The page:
The Sask. Party’s bill is a “smokescreen” to avoid accountability for failures, says parent, Sask. NDP

REGINA - Today, Official Opposition Leader Carla Beck and Health Critic Vicki Mowat stood with Sarah Mackenzie, who tragically lost her fourteen-year-old child to suicide. Together, they called on the Sask. Party government to listen to the concerns of parents and get to work on the issues that matter most, like the lack of mental health resources in our communities and schools. 

“There are very real crises in this province - facing very real people - but instead of dealing with the crises in health care, in mental health and addictions, and the cost of living, we’ve been called back to the legislature for an emergency sitting to debate pronouns in schools,” said Beck. “Too many people in this province are falling through the gaps because the government doesn’t care about the issues that matter most. The supports aren’t there. These are the real emergencies we should be debating.” 

Despite claims by the new Education Minister Jeremy Cockrill that schools have “ample supports for children” facing concerns around mental health, the Sask. Party government’s own numbers show those claims to be false.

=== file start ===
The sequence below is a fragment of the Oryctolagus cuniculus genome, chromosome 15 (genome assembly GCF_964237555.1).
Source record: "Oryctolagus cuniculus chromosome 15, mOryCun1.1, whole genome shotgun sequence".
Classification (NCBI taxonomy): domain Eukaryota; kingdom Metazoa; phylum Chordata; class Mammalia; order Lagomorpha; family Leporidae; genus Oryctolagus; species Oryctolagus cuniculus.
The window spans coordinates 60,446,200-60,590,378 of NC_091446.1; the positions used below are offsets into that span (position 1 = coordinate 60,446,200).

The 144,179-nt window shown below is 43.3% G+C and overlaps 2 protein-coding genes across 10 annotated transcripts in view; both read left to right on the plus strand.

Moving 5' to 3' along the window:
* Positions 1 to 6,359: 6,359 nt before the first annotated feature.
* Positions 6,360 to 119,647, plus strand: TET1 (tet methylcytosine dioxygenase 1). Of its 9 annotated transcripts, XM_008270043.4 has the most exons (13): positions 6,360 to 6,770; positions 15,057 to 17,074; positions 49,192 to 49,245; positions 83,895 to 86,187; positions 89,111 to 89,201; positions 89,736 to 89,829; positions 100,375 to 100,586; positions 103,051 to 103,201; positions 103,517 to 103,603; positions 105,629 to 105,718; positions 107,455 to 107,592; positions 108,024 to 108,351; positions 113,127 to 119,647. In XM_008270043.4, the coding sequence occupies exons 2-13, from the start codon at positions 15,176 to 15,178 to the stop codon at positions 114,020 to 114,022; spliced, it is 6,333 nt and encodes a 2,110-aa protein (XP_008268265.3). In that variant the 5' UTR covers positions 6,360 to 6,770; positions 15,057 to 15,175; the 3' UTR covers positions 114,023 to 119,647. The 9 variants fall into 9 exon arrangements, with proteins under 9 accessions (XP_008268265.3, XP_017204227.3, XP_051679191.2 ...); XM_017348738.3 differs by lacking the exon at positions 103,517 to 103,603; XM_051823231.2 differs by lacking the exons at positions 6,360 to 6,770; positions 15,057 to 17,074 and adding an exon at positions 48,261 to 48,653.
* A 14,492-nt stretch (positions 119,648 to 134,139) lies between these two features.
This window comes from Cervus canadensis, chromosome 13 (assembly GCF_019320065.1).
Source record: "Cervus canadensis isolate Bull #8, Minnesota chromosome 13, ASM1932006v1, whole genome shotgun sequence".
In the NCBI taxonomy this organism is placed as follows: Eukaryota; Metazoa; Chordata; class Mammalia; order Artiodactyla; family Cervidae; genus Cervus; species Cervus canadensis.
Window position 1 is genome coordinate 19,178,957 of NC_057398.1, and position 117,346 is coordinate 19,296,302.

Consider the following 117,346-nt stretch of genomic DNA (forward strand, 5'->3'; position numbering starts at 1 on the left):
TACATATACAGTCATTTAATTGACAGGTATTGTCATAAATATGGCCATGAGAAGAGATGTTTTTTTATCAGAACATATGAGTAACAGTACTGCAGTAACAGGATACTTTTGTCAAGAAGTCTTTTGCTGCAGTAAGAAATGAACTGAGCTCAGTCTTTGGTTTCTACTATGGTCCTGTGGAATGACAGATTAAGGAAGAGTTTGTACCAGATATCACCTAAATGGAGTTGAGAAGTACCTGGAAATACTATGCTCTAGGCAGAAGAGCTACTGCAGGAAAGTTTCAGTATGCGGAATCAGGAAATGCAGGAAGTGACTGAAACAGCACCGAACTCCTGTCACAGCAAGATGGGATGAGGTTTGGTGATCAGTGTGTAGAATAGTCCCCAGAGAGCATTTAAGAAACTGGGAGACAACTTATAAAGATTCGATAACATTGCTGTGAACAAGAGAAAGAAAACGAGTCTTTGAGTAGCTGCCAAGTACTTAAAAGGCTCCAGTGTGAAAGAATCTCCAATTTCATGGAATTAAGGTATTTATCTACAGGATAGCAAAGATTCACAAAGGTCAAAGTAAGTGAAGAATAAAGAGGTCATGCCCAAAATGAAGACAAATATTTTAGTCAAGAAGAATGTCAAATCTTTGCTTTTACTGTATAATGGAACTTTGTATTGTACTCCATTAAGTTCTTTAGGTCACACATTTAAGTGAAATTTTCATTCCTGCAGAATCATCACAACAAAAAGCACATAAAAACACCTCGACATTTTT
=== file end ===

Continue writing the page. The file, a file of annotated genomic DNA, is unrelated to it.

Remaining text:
Between 2021-22 to 2022-23, the number of counselors has only increased by 0.7 positions across the whole province. During that time, the number of psychologist positions actually decreased by 1.9 positions. And while the number of teachers in our classrooms have decreased by 66.1 positions, enrollment in the K-12 system has increased by 3840 students, meaning more work for teachers and less support for students.

Sarah’s child, Bee, always lit up a room and was the first person to try and make their friends laugh. Sarah’s child changed their name to Bee after coming out as non-binary in 2021. After years of struggling with their mental health, Bee tragically took their own life at 14, following devastating news that they had lost a fourth friend to the addictions and overdose crisis.    

“What happened to my child and so many others should not be happening. They deserve better supports, resources, and care,” said Mackenzie. “This is not just a crisis - it’s an epidemic. There is a system failure and instead of talking about that, the government is trying to divide us with smokescreens to avoid taking accountability and action. We all deserve to have proper supports and funding to improve care for mental health and addictions. Because what we have now isn’t working and isn’t enough.”

The Official Opposition called on the government to stop playing politics and to focus on the issues that truly matter to the people of Saskatchewan.


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